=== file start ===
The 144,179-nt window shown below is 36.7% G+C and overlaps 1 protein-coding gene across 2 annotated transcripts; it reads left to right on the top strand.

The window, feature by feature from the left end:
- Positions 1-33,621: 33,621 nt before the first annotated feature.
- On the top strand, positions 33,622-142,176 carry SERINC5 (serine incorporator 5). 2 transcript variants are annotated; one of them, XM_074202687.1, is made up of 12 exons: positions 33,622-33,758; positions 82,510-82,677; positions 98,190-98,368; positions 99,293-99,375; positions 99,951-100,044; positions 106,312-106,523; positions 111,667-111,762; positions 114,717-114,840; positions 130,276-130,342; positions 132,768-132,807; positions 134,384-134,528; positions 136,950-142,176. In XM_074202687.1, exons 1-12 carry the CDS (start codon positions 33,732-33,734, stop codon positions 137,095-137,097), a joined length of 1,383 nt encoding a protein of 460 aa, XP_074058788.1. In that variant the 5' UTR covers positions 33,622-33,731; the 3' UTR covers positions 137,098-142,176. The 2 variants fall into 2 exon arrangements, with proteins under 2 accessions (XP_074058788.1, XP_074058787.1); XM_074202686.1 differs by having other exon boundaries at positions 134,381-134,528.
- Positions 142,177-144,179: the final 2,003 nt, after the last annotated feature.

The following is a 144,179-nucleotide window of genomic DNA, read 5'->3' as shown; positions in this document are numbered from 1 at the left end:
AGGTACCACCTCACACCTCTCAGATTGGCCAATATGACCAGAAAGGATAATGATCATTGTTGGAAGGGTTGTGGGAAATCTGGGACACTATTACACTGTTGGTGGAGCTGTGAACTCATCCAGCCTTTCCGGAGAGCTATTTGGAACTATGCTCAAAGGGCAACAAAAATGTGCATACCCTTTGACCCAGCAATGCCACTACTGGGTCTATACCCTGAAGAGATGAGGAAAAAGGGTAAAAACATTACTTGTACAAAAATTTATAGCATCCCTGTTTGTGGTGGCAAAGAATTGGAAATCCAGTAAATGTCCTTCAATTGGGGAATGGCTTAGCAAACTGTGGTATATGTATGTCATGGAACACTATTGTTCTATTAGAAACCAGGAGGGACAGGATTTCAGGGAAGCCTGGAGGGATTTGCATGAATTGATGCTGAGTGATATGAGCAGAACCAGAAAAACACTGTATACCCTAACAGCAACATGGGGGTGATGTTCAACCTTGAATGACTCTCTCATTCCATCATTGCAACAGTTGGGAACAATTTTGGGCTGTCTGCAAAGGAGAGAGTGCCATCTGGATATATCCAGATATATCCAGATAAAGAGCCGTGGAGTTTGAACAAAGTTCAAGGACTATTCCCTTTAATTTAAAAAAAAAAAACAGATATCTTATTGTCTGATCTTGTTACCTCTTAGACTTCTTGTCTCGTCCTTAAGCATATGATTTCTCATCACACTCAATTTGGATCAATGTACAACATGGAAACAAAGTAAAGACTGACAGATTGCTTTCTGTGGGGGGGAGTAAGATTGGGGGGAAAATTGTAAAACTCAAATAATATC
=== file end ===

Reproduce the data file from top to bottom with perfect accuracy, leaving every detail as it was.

The 144,179-nt window shown below is 36.7% G+C and overlaps 1 protein-coding gene across 2 annotated transcripts; it reads left to right on the top strand.

The window, feature by feature from the left end:
- Positions 1-33,621: 33,621 nt before the first annotated feature.
- On the top strand, positions 33,622-142,176 carry SERINC5 (serine incorporator 5). 2 transcript variants are annotated; one of them, XM_074202687.1, is made up of 12 exons: positions 33,622-33,758; positions 82,510-82,677; positions 98,190-98,368; positions 99,293-99,375; positions 99,951-100,044; positions 106,312-106,523; positions 111,667-111,762; positions 114,717-114,840; positions 130,276-130,342; positions 132,768-132,807; positions 134,384-134,528; positions 136,950-142,176. In XM_074202687.1, exons 1-12 carry the CDS (start codon positions 33,732-33,734, stop codon positions 137,095-137,097), a joined length of 1,383 nt encoding a protein of 460 aa, XP_074058788.1. In that variant the 5' UTR covers positions 33,622-33,731; the 3' UTR covers positions 137,098-142,176. The 2 variants fall into 2 exon arrangements, with proteins under 2 accessions (XP_074058788.1, XP_074058787.1); XM_074202686.1 differs by having other exon boundaries at positions 134,381-134,528.
- Positions 142,177-144,179: the final 2,003 nt, after the last annotated feature.

The following is a 144,179-nucleotide window of genomic DNA, read 5'->3' as shown; positions in this document are numbered from 1 at the left end:
AGGTACCACCTCACACCTCTCAGATTGGCCAATATGACCAGAAAGGATAATGATCATTGTTGGAAGGGTTGTGGGAAATCTGGGACACTATTACACTGTTGGTGGAGCTGTGAACTCATCCAGCCTTTCCGGAGAGCTATTTGGAACTATGCTCAAAGGGCAACAAAAATGTGCATACCCTTTGACCCAGCAATGCCACTACTGGGTCTATACCCTGAAGAGATGAGGAAAAAGGGTAAAAACATTACTTGTACAAAAATTTATAGCATCCCTGTTTGTGGTGGCAAAGAATTGGAAATCCAGTAAATGTCCTTCAATTGGGGAATGGCTTAGCAAACTGTGGTATATGTATGTCATGGAACACTATTGTTCTATTAGAAACCAGGAGGGACAGGATTTCAGGGAAGCCTGGAGGGATTTGCATGAATTGATGCTGAGTGATATGAGCAGAACCAGAAAAACACTGTATACCCTAACAGCAACATGGGGGTGATGTTCAACCTTGAATGACTCTCTCATTCCATCATTGCAACAGTTGGGAACAATTTTGGGCTGTCTGCAAAGGAGAGAGTGCCATCTGGATATATCCAGATATATCCAGATAAAGAGCCGTGGAGTTTGAACAAAGTTCAAGGACTATTCCCTTTAATTTAAAAAAAAAAAACAGATATCTTATTGTCTGATCTTGTTACCTCTTAGACTTCTTGTCTCGTCCTTAAGCATATGATTTCTCATCACACTCAATTTGGATCAATGTACAACATGGAAACAAAGTAAAGACTGACAGATTGCTTTCTGTGGGGGGGAGTAAGATTGGGGGGAAAATTGTAAAACTCAAATAATATC